Wednesday, March 25, 2015


Her dark brown eyes sparkled. Tight black curls were pulled away from her face, held in place with a ponytail at the nape of her neck. Nestled carefully on her head was a shiny princess crown, the kind young girls pick out with great care even though they’re only worth a dollar. She was laughing, and her smile brought joy.

This everyday princess was sitting at a table near us in the bright, bustling IKEA dining room. It was during March Break and my three children and I were out for breakfast together. (It’s not just that the kids actually like going there, it’s also that you can feed three hungry children a hearty breakfast of eggs, sausage and pancakes for about two bucks a plate.)

There we sat—me with my tea, my kids with their breakfast, and a princess with her crown. My boys noticed this girl before I did. In fact, the reason I even started watching her was because both of my sons had stopped eating and were looking toward her table, smiling.

Following their gaze, I turned to look.

This girl with the tiara on her head was sitting at a table talking and laughing with her father. They were playing Rock, Paper, Scissors! over and over again. When she won and crushed her Dad’s scissors with her rock, she’d laugh triumphantly and gently smash his hand with her own. When his scissors cut her paper, she’d grin up at him, eagerly waiting for him to pretend to snip her outstretched hand.

My five year old son, Josh, was sitting beside me. He leaned close and, still with his eyes on this father and daughter nearby, said, “That guy’s a good Dad.”

I’d assumed he was watching the girl but, interestingly, his eyes were actually on her father. My son knows how to spot a good Dad because he’s got one himself, and I suppose he intuitively knows that one of the qualities of a good father is a man who takes the time to play Rock, Paper, Scissors!

Years ago, when Justin and I lived in New York and were expecting our first child, we received some excellent and never-forgotten advice from Justin’s then pastor in Queens, New York. I remember it clearly--we were standing talking to Pastor Ed on a hot summer evening after a baptism service on Long Island and, upon learning the news I was pregnant, Pastor Ed said, “Remember the 3 Ds of parenting: Discipline, Dialogue, and Delight. Discipline your children in love. Communicate with your children continually. And delight in them! Enjoy them, play with them, and make your family a fun place where your children want to be.”

Though we sometimes fail at the implementation stage, parents seldom forget the importance of consistent discipline and honest communication. But for some reason we often forget that simply playing with our children is possibly one of the most important things we can spend our time doing. JC Ryle describes this part of parenting as “a readiness to take part in childish joys.”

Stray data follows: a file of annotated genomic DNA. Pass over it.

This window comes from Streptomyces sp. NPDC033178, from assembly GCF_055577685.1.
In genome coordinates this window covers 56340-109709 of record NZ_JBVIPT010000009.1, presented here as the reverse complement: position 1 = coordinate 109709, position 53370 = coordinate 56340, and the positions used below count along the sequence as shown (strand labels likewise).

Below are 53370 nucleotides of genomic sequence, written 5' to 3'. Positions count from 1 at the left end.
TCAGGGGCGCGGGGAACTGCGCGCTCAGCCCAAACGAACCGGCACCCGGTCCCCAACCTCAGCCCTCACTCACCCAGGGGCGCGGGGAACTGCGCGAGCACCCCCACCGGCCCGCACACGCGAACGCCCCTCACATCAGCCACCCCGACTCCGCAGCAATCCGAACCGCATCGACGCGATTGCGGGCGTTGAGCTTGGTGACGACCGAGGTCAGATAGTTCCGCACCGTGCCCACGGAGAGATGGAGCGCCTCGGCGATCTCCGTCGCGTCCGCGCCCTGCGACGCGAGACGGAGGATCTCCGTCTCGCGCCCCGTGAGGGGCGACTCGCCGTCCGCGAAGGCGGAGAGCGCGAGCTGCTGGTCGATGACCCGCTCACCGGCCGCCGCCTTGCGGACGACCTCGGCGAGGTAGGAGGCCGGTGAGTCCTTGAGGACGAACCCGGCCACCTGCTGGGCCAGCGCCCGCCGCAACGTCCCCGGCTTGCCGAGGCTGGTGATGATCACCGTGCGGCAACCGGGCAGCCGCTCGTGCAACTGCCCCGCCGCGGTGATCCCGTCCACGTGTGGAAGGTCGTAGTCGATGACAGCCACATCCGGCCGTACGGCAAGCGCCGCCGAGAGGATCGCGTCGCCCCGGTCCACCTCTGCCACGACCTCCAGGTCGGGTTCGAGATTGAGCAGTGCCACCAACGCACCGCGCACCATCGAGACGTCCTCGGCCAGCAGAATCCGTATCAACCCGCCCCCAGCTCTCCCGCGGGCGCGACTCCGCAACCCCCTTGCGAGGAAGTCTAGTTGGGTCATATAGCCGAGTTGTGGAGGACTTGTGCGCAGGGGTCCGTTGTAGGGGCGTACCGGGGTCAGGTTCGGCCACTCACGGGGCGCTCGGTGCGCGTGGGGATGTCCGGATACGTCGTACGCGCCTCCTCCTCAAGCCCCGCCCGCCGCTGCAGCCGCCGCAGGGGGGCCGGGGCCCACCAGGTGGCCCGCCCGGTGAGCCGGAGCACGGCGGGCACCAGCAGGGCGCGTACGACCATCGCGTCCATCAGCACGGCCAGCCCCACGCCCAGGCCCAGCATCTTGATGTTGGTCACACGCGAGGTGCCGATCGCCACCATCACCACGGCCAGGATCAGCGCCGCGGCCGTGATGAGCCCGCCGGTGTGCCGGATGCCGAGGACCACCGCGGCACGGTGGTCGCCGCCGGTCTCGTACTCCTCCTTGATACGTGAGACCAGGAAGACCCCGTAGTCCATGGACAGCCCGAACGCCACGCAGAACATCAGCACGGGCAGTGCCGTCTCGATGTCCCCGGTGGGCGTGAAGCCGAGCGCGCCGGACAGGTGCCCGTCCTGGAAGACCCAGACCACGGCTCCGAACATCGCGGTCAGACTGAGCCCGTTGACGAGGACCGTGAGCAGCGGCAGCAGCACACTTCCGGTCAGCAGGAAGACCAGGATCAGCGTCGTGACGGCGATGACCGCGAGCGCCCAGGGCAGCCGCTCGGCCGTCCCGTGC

I don’t know what tasks filled the rest of that father’s day after he left IKEA, but I know that what my children and I watched was worth something tremendously valuable. For that man, delighting in his daughter and playing a lighthearted game with her might have been the most important thing he did all day. In those few minutes while we watched, he wasn't distracted, disconnected, or glancing at a screen in his hand; his attention was fixed on the glowing, delighted princess in front of him.

She had his attention, and he had hers.

How we delight in our children is going to look different from parent to parent; how we create a family culture of joy and playfulness is going to vary depending on personality and many other things. But whether it’s a dad playing catch in the backyard with his teenage son or a mother reading Little House on the Prairie to her daughters before bed... or building Lego castles in a bedroom... or dancing in a kitchen... these things matter!

There is much in parenting that is complex and worthy of careful, strategic planning. And then there are other things in parenting that are utterly simple and yet somehow surprisingly easy to neglect or devalue. Watching the beauty of that father and his princess revitalized a parenting truth that can easily fade. Don't forget to play. Don't forget to create joy. Don't forget to have fun. Don't forget to delight. 

For the parent, there is surpassing value in simply being present, playing games, and delighting in the young lives entrusted to our care.